MacEdition Pro News : September 12, 2002:Goodies, goodies, and more goodies (Games, Graphics, and Gamuts)
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One for the money, two for the show
As the Apple Paris Expo kicks into high gear, the Mothership and O’Reilly Press have helped prime the pump for the next big Mac show in San Francisco. The two companies are throwing some lovely trinkets into the pool of goodies (worth $12,000) up for grabs in the uDevGame 2002 contest, being run by www.iDevGames.com.
Hot off the PR wires comes this little release:
All entrants to the uDevGame 2002 Contest, which honors excellence in Macintosh game design, will receive a free copy of O’Reilly’s “Building Cocoa Applications: A Step-by-Step Guide”, and the developer of the “Best Overall Mac OS X Game” will be awarded an Apple Developer Connection (ADC) Select Membership, as well as the opportunity to showcase their winning game at Macworld Expo San Francisco in the Mac OS X Game Arcade.
If you haven’t gleaned the gist of this contest by now, iDevGames runs the now annual contest to help promote game development on the Mac. All entrants to the contest are required to create an original game and then open-source their code so that other Mac programmers may learn from it. The bonus for Mac users is that we might get some great unique games out of the effort.
Other companies backing the contest include: Aladdin Systems Inc., Eovia, FaceSpan, IK Multimedia, Metrowerks, Onyx Technology Inc., REAL Software, Replica Technology, STAZ Software and Strata Software. Entrants must have their submissions in by November 17 Tokyo time.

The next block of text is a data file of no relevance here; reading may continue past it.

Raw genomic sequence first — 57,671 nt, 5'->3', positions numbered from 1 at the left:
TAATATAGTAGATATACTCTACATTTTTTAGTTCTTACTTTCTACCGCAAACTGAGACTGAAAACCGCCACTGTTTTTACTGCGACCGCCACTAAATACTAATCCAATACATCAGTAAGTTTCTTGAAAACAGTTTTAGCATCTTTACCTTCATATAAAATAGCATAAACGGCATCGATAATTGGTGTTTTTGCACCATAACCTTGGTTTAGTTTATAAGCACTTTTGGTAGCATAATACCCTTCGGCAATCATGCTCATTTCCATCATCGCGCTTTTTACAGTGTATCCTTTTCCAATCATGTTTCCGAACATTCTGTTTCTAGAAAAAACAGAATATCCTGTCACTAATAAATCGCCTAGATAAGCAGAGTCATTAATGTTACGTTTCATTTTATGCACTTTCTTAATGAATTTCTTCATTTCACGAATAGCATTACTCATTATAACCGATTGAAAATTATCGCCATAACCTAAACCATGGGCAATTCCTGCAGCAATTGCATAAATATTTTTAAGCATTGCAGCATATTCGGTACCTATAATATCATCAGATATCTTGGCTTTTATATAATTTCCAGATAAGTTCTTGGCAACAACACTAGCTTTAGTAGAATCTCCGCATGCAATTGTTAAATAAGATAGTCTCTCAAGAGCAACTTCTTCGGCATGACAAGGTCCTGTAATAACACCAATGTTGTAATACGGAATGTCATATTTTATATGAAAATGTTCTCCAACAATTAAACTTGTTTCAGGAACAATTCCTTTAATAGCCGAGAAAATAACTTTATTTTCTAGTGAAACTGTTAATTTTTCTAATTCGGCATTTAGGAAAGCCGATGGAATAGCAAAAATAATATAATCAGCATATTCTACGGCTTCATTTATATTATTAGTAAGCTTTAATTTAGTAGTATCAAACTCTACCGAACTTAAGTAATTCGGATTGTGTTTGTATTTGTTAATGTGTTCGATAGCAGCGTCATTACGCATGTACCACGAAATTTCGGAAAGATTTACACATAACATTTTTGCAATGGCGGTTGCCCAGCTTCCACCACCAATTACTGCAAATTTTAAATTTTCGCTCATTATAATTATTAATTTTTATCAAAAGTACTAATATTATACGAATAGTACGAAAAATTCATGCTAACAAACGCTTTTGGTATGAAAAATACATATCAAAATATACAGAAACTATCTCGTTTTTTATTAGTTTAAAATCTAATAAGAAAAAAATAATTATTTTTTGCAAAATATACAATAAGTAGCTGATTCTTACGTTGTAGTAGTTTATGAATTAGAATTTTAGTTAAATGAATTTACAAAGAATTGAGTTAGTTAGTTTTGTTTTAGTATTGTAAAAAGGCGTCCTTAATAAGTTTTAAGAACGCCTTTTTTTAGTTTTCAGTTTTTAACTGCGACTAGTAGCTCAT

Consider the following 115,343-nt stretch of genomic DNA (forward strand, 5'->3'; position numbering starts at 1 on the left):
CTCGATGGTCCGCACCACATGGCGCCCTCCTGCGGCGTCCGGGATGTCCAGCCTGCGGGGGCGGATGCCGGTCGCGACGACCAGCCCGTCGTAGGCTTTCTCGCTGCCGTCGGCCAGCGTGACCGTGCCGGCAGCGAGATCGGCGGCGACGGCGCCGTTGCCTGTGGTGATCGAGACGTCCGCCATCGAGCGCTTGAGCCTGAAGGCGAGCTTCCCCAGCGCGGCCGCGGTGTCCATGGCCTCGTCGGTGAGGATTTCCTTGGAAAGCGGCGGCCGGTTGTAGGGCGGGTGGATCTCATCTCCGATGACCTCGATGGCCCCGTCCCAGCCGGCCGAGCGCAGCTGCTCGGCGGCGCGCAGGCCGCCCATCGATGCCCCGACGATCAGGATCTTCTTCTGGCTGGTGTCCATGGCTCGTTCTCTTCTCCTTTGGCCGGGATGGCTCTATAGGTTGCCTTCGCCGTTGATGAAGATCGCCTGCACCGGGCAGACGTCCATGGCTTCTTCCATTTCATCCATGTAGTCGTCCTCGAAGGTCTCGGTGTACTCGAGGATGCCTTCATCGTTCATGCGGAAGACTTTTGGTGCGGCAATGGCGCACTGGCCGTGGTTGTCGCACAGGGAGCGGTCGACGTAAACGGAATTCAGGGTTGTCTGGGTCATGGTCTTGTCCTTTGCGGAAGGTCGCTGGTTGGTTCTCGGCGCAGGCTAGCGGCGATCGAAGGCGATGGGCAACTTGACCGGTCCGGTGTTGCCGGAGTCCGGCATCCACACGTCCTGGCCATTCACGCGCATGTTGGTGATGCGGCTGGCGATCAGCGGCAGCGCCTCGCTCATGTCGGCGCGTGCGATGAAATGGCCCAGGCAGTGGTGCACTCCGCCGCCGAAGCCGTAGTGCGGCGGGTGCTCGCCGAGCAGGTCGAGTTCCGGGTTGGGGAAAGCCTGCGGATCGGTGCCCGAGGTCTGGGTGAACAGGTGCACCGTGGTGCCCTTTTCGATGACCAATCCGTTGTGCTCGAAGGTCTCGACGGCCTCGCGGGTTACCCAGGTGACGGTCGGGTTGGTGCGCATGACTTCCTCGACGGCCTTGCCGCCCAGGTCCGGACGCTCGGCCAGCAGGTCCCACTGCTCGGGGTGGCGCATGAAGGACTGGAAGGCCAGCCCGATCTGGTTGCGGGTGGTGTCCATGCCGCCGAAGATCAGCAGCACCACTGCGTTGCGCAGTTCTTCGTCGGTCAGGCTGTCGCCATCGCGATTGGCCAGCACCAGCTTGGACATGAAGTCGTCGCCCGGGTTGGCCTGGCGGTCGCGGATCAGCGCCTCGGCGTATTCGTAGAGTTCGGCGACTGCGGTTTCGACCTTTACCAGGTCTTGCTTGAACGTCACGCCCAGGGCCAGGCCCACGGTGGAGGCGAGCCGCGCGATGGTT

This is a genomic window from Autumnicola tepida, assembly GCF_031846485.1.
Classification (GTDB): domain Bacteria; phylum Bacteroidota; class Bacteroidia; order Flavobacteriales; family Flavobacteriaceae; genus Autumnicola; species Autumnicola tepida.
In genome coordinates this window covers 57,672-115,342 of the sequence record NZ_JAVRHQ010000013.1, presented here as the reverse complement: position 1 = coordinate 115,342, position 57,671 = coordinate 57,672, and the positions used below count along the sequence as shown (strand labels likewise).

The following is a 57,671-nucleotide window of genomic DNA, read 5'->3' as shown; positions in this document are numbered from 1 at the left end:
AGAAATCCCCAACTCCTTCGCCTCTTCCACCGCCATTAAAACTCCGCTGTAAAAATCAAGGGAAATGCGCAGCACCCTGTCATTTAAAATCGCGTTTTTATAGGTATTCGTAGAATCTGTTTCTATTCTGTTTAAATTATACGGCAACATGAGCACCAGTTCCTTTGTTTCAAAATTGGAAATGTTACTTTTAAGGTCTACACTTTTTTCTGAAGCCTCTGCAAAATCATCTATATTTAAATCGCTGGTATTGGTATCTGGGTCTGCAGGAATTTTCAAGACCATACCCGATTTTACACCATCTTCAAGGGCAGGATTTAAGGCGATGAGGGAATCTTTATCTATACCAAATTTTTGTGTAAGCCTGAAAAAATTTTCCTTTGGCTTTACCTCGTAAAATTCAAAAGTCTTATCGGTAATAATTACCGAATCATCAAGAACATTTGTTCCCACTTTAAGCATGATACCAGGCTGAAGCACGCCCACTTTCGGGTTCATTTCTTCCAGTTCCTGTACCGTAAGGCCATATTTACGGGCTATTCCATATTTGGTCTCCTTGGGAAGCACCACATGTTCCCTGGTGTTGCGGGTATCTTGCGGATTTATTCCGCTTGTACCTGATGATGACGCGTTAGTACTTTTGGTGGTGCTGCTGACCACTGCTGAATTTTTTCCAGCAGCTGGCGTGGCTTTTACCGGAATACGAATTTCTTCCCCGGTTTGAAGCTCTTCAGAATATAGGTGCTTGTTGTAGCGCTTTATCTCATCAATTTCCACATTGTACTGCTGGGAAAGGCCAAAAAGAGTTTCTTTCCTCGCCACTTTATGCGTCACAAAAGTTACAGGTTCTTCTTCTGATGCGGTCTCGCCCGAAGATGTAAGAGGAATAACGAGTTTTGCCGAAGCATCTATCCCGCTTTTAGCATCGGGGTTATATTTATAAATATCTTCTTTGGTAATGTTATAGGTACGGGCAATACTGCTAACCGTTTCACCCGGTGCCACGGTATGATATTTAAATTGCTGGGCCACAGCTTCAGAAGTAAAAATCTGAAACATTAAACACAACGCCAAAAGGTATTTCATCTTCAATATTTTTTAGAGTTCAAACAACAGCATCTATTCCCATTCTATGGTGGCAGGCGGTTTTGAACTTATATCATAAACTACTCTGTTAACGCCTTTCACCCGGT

Fixing the photo fixer
Well the House of Mud (adobe is, after all, a mud-based building material) has been doing more than a little renovation to its flagship program Photoshop. Among the bug fixes and other fine-tuned elements of the new 7.0.1 version of this Carbon creation:
Photoshop now saves alpha transparency data in Targa files as it did before.
File Browser performance has been enhanced.
If the color settings color management policy is set to “Off,“ Photoshop no longer asks to save changes unless other edits have been performed.
The total ink now defaults to 300% as it did previously.
The color of white areas in CMYK files saved as JPEG no longer shifts.
TIFF files with LZW compression are now written correctly.
Photoshop offers better compatibility with older model G4 computers.
When installed on a hard drive whose name contains extended characters, Photoshop no longer reports that certain required files were not found in the Adobe Photoshop required folder.
Metadata is better preserved in certain JPEG files.
Picture Package no longer locks up when it encounters incorrect file types while using custom page layouts.
Photoshop now defaults to the last saved directory when saving new files. It no longer defaults to the TWAIN directory if one is present.
Changing monitor configurations no longer causes problems while Photoshop or Adobe ImageReady is running.
Photoshop no more program errors when resampling certain large 16-bit files.